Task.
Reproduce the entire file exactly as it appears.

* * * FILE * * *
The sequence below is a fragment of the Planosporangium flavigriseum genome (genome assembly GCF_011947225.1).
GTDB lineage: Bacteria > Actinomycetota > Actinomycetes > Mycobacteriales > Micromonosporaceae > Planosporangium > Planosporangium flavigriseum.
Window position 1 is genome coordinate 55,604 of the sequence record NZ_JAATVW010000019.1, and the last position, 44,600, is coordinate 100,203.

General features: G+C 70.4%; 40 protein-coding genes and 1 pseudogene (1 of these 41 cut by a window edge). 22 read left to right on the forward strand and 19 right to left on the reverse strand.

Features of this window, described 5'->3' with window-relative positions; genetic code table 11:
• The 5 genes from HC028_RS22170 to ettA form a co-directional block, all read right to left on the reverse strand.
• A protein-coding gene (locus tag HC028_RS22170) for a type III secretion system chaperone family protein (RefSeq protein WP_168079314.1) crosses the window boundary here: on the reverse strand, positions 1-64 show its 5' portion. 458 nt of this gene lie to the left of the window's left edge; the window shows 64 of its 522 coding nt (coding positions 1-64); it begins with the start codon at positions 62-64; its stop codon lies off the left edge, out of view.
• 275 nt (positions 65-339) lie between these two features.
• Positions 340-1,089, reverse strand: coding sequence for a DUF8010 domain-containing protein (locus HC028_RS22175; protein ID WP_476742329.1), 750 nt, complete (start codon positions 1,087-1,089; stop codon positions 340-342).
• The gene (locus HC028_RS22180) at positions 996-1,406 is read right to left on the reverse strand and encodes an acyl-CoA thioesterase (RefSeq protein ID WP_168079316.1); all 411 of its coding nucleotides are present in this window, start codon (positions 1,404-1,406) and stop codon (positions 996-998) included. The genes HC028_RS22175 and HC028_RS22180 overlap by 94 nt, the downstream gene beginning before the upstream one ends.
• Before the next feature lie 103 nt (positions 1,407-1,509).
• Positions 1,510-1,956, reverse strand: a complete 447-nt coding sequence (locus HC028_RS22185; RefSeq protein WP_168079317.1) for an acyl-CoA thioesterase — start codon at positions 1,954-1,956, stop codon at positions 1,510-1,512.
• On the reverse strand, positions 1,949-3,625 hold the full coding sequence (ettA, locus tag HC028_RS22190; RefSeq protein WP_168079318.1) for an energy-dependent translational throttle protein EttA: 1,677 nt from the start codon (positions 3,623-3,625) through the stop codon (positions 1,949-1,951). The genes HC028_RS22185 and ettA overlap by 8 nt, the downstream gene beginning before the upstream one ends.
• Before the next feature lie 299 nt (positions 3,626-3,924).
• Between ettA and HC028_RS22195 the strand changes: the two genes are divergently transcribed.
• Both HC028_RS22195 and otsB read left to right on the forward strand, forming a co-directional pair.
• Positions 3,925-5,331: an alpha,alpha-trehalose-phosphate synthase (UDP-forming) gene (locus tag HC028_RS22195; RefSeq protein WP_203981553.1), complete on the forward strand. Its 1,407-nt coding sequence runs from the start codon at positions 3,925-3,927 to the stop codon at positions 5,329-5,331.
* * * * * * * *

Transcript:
The sequence below is a fragment of the Planosporangium flavigriseum genome (genome assembly GCF_011947225.1).
GTDB lineage: Bacteria > Actinomycetota > Actinomycetes > Mycobacteriales > Micromonosporaceae > Planosporangium > Planosporangium flavigriseum.
Window position 1 is genome coordinate 55,604 of the sequence record NZ_JAATVW010000019.1, and the last position, 44,600, is coordinate 100,203.

General features: G+C 70.4%; 40 protein-coding genes and 1 pseudogene (1 of these 41 cut by a window edge). 22 read left to right on the forward strand and 19 right to left on the reverse strand.

Features of this window, described 5'->3' with window-relative positions; genetic code table 11:
• The 5 genes from HC028_RS22170 to ettA form a co-directional block, all read right to left on the reverse strand.
• A protein-coding gene (locus tag HC028_RS22170) for a type III secretion system chaperone family protein (RefSeq protein WP_168079314.1) crosses the window boundary here: on the reverse strand, positions 1-64 show its 5' portion. 458 nt of this gene lie to the left of the window's left edge; the window shows 64 of its 522 coding nt (coding positions 1-64); it begins with the start codon at positions 62-64; its stop codon lies off the left edge, out of view.
• 275 nt (positions 65-339) lie between these two features.
• Positions 340-1,089, reverse strand: coding sequence for a DUF8010 domain-containing protein (locus HC028_RS22175; protein ID WP_476742329.1), 750 nt, complete (start codon positions 1,087-1,089; stop codon positions 340-342).
• The gene (locus HC028_RS22180) at positions 996-1,406 is read right to left on the reverse strand and encodes an acyl-CoA thioesterase (RefSeq protein ID WP_168079316.1); all 411 of its coding nucleotides are present in this window, start codon (positions 1,404-1,406) and stop codon (positions 996-998) included. The genes HC028_RS22175 and HC028_RS22180 overlap by 94 nt, the downstream gene beginning before the upstream one ends.
• Before the next feature lie 103 nt (positions 1,407-1,509).
• Positions 1,510-1,956, reverse strand: a complete 447-nt coding sequence (locus HC028_RS22185; RefSeq protein WP_168079317.1) for an acyl-CoA thioesterase — start codon at positions 1,954-1,956, stop codon at positions 1,510-1,512.
• On the reverse strand, positions 1,949-3,625 hold the full coding sequence (ettA, locus tag HC028_RS22190; RefSeq protein WP_168079318.1) for an energy-dependent translational throttle protein EttA: 1,677 nt from the start codon (positions 3,623-3,625) through the stop codon (positions 1,949-1,951). The genes HC028_RS22185 and ettA overlap by 8 nt, the downstream gene beginning before the upstream one ends.
• Before the next feature lie 299 nt (positions 3,626-3,924).
• Between ettA and HC028_RS22195 the strand changes: the two genes are divergently transcribed.
• Both HC028_RS22195 and otsB read left to right on the forward strand, forming a co-directional pair.
• Positions 3,925-5,331: an alpha,alpha-trehalose-phosphate synthase (UDP-forming) gene (locus tag HC028_RS22195; RefSeq protein WP_203981553.1), complete on the forward strand. Its 1,407-nt coding sequence runs from the start codon at positions 3,925-3,927 to the stop codon at positions 5,329-5,331.